may 30/5.25 MILES

55 degrees
the franklin loop

A good run. Forgot that they were doing construction (again!) on my side of the Franklin bridge so I had to wait for the light, which takes a few minutes, to cross over to the path on the other side. As I waited, I didn’t run in place, but I did keep moving my legs. I was a bit restless. How funny did I look to drivers?

In my log entry for Sunday, I mentioned how the leaves had filled in on the trees in the woods near the stone steps. Later that day, I found a poem that connects and have been wandering through it. Did I think about it during my run today? I’m not sure. Here are some of my wanderings:

VERTICAL, wanderings

The Starting Point: a poem by Linda Paston

Wandering One:

Perhaps the purpose 
of life is to capture more energy than it takes to survive.
of leaves is photosynthesis
of animals is respiration: inspiration and expiration

Perhaps the purpose of leaves is
to create mystery and wonder: what’s in those woods?
to irritate and annoy: why can’t I see to the other side anymore?

Perhaps the purpose of leaves is to conceal
the gnarled limbs of trees, the textured trunks. Not frail, but tough. Ancient. Wise. 
the branches that stretch wide and far. Wandering. Interrupting hierarchies of sky and ground. Disrupting the seduction of the moon’s glow.

Perhaps the purpose of leaves is to conceal not the verticality, but the horizontality of trees which we notice in December as if for the first time: row after row of
twisted forms sprawling sideways.
weathered forms persisting stubbornly.
wise forms learning how to continue surviving.
ancient forms yearning upwards and spreading inwards and outwards.

Wandering Two: staying upright

“And since we will be
horizontal ourselves
for so long,
let us now honor
the gods
of the vertical…” (Paston)

“Sunday morning—23 degrees, both ponds frozen and glassy. Six miles. About an inch of ice on the trail—frozen snow-melt, frozen slush—but I managed to stay upright….What Wittgenstein wanted from philosophy in the second half of his career was a way to stay upright. ‘We have got onto slippery ice where there is no friction,’ he warned, turning his gaze away from perfection and trying to make out how people actually move and think and make connections…It’s the dailiness of these runs I like—” (Gardner, 54)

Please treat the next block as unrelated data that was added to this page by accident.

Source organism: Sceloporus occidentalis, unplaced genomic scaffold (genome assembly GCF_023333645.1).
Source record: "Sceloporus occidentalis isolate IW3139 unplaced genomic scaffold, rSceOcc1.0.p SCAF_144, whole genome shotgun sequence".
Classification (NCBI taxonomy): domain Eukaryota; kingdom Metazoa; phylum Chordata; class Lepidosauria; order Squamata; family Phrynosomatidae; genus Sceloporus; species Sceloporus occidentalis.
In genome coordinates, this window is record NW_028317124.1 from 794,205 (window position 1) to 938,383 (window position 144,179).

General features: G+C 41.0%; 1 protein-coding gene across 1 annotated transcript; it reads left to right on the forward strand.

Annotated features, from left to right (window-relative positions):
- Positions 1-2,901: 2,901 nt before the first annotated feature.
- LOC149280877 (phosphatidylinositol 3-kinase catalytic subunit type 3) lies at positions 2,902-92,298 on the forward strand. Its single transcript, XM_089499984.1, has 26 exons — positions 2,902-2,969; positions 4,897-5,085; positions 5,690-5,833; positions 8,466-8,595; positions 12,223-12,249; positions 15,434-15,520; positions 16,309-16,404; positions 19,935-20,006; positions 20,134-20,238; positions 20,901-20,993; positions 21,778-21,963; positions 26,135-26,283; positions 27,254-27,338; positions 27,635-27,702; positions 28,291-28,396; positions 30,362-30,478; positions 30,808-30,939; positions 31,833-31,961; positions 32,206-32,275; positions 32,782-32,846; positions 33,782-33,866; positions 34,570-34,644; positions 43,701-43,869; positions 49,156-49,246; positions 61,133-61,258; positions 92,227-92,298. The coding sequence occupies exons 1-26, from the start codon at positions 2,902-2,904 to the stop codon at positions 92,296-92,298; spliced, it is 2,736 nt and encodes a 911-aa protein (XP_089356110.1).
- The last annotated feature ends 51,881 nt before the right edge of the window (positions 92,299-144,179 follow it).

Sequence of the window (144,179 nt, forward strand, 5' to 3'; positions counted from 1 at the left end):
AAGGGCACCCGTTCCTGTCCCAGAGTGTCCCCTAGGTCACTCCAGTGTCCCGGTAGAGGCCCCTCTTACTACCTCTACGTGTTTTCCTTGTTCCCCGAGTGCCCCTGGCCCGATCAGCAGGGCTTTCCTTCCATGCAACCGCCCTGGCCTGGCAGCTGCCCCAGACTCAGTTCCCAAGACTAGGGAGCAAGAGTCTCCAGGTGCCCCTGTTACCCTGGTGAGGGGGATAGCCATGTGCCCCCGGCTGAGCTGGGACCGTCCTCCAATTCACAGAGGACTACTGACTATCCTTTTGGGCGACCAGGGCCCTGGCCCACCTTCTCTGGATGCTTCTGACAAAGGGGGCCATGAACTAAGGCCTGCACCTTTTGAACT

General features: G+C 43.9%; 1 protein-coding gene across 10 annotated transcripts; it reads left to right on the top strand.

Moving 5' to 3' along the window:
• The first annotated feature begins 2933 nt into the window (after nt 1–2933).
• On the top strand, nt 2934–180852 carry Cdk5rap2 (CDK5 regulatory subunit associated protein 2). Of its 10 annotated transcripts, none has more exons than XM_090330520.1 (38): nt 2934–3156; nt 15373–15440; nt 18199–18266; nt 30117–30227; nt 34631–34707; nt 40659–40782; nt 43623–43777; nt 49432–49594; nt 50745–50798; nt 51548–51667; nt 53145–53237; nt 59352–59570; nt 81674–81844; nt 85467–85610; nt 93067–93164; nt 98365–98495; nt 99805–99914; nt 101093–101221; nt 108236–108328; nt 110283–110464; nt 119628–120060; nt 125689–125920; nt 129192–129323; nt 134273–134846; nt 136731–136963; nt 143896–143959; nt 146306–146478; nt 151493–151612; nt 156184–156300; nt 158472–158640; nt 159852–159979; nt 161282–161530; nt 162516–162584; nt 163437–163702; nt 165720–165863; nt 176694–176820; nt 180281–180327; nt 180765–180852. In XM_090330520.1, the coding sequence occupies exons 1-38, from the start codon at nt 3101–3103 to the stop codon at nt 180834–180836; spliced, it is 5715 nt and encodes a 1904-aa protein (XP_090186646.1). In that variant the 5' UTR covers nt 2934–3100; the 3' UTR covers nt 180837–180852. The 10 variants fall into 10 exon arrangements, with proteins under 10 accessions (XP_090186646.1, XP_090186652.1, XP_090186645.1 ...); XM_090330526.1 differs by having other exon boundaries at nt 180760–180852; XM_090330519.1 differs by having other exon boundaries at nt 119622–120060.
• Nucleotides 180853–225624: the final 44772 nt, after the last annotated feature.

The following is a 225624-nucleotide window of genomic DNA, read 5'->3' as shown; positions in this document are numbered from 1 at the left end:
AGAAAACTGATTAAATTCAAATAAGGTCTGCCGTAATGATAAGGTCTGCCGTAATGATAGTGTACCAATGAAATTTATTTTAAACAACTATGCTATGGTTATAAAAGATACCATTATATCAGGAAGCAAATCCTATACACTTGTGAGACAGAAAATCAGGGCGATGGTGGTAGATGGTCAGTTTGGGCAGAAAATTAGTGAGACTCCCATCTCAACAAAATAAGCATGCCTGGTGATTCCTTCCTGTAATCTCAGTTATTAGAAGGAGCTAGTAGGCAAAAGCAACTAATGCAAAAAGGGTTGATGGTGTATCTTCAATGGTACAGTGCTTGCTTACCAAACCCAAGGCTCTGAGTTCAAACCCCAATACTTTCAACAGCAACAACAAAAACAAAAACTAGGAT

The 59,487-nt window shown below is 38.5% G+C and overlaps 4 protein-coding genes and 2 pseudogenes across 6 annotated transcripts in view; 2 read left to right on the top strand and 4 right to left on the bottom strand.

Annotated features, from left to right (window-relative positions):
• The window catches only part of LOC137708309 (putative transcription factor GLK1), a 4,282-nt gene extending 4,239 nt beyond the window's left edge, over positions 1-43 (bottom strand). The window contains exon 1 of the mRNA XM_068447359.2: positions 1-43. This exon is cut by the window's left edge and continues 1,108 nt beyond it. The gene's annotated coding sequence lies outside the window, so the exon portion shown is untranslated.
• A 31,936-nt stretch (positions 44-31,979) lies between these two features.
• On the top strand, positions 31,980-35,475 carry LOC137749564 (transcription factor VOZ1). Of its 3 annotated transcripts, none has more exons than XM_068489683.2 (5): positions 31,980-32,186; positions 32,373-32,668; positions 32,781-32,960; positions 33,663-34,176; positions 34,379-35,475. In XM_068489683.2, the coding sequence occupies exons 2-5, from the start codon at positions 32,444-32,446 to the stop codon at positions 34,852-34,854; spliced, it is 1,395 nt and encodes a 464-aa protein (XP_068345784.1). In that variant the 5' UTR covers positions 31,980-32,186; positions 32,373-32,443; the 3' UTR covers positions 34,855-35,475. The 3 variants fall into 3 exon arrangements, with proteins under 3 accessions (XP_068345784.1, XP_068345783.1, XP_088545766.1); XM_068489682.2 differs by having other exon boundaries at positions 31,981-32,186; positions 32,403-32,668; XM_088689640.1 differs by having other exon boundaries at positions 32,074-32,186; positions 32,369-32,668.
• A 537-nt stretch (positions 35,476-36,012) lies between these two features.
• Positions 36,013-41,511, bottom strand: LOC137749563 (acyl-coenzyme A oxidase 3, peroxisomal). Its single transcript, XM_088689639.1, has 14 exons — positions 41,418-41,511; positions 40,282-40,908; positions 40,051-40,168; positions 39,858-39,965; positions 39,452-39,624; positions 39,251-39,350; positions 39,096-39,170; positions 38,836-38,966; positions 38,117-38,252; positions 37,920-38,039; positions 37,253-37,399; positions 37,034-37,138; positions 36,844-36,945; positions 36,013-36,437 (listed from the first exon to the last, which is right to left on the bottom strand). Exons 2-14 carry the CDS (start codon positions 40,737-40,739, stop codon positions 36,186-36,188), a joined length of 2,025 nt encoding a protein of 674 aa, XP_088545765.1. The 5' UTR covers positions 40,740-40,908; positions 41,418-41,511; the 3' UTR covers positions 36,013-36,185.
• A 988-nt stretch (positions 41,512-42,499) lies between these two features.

One goal of my running? Staying upright. Active. Moving. Grounded. Connected. In conversation with the world, with my body, with my breathing, with dreaming and wondering and real possibilities, rooted in the realities of my limits. Resisting restlessness.

Wandering Three: form

Parson’s poem is vertical in form. Long and lean, stretching upwards.

“…most experts agree that ideal running form starts by keeping your upper torso straight (with a slight forward lean)….” Some suggest that you should think tall and look to the horizon. Like a tree, your trunk should be vertical, but with a slight lean. The purpose of good form: to be efficient and to conserve energy, which is especially important for long-distance runners.

In an interview with Krista Tippet, Michael Longley recalled something that the poet Stanley Kunitz wrote in the preface to one of this collections about form and conserving energy: “form was a way of conserving energy. Isn’t that wonderful? He said the energy soon leaks out of an ill-made work of art.” What forms work best for conserving energy? Is form that conserves always efficient?

Mary Oliver on form in Upstream: “Form is certainty. All nature knows this, and we have no greater adviser. Clouds have forms, porous and shape-shifting, bumptious [what a great word! “self-assertive or proud to an irritating degree.”], fleecy. They are what clouds need to be, to be clouds. See a flock of them come, on the sled of the wind, all kneeling above the blue sea. And in the blue water, see the dolphin built to leap, the sea mouse skittering; see the ropy kelp with its air-filled bladders tugging it upward; seee the albatross floating day after day on its three-jointed wings. Each form sets a tone, enables a destiny, strikes a note in the universe unlike any other. How can we ever stop looking? How can we ever turn away” (Upstream, 21)?